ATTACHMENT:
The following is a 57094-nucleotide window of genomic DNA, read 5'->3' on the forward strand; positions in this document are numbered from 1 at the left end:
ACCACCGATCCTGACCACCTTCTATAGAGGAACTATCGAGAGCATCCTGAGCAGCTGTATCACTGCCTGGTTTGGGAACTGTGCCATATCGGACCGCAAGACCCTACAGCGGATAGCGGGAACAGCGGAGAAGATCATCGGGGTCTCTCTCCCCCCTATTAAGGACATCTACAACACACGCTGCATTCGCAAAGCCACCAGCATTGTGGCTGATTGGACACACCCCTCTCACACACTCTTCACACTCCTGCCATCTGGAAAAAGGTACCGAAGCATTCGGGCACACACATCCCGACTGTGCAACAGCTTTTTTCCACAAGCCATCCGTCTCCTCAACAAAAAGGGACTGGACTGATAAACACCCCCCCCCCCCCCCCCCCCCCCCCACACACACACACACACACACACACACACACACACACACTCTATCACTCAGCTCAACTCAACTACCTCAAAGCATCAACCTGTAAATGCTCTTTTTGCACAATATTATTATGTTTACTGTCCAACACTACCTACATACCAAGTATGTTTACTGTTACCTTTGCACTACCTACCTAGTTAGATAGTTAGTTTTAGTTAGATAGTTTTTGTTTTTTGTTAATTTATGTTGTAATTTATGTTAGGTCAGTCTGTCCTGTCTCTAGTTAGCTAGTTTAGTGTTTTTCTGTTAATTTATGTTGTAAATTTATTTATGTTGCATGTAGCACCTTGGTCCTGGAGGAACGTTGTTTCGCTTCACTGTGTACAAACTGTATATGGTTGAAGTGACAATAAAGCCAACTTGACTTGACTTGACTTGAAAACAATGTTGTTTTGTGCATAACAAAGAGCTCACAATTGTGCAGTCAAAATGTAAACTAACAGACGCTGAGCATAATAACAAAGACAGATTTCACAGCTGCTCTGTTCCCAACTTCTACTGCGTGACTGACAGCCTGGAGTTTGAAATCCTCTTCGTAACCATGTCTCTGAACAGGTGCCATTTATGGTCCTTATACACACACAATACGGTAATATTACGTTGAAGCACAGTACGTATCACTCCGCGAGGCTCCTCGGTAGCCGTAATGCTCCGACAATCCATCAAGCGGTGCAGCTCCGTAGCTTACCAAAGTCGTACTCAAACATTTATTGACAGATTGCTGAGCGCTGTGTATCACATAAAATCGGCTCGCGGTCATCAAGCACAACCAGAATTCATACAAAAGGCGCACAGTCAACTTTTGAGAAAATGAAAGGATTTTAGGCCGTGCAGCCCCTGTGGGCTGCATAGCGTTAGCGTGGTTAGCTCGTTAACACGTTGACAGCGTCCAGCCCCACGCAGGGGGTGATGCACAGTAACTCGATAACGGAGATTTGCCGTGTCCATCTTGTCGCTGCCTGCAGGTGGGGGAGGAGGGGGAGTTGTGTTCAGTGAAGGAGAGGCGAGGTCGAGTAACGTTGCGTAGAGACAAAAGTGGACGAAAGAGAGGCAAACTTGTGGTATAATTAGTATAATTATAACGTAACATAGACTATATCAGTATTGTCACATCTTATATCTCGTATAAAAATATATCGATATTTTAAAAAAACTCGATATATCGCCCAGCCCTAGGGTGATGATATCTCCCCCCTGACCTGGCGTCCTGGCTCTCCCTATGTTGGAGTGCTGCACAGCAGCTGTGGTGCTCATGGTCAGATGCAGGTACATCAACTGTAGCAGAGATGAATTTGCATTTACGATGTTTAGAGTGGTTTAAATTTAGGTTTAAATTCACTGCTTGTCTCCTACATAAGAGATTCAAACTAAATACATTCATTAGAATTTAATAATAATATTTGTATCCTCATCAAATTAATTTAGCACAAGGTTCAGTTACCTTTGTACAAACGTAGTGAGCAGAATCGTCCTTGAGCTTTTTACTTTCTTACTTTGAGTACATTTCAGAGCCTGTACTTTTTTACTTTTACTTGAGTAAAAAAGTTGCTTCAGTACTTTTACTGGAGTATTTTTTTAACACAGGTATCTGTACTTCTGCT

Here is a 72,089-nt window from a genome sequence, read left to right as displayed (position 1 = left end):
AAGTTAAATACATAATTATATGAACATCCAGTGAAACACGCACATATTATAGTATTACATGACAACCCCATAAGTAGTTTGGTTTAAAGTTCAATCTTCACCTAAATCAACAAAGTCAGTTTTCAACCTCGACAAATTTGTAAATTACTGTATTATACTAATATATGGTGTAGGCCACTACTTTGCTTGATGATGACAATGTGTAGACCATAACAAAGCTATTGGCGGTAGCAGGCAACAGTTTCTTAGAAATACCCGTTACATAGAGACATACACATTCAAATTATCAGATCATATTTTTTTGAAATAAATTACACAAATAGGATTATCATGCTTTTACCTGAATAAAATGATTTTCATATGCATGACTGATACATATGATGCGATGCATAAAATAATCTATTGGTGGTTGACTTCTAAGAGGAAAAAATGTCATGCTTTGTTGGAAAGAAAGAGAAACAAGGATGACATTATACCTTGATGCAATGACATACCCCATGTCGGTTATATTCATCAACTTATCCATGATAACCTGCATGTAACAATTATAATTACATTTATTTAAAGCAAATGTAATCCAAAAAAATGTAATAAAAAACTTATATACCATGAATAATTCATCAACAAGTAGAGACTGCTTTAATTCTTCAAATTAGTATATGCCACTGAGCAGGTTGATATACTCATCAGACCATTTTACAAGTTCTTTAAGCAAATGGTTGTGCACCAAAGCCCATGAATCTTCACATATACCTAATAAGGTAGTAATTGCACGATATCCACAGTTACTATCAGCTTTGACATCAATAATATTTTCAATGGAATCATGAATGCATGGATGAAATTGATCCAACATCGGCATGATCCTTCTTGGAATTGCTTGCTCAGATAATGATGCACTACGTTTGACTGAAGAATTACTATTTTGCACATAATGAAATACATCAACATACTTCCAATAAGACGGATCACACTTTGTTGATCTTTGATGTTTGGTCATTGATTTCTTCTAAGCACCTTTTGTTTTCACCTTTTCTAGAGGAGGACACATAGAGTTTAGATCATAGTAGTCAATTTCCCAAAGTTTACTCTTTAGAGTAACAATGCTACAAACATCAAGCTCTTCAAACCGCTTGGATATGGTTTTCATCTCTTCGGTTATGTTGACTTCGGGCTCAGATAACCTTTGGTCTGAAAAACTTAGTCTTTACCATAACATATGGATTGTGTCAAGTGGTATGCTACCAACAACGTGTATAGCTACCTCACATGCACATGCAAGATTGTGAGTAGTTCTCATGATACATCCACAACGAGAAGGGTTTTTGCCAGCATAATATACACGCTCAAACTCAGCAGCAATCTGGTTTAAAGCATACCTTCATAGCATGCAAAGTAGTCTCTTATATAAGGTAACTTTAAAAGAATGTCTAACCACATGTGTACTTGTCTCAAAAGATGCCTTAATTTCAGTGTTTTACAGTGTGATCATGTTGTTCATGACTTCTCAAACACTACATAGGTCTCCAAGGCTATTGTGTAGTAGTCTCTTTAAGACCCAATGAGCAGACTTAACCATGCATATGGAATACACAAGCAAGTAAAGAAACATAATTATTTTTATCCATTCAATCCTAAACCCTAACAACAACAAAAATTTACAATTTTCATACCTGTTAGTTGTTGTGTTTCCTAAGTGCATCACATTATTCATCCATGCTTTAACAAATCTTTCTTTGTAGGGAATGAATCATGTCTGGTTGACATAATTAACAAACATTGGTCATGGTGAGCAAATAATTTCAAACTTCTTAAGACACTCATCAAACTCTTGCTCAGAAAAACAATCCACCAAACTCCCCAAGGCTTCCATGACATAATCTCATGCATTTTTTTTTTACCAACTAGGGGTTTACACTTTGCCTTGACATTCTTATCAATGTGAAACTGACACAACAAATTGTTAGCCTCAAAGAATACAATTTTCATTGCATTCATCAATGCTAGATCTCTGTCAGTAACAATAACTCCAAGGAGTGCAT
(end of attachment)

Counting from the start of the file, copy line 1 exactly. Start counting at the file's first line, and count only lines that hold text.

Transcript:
The following is a 57094-nucleotide window of genomic DNA, read 5'->3' on the forward strand; positions in this document are numbered from 1 at the left end: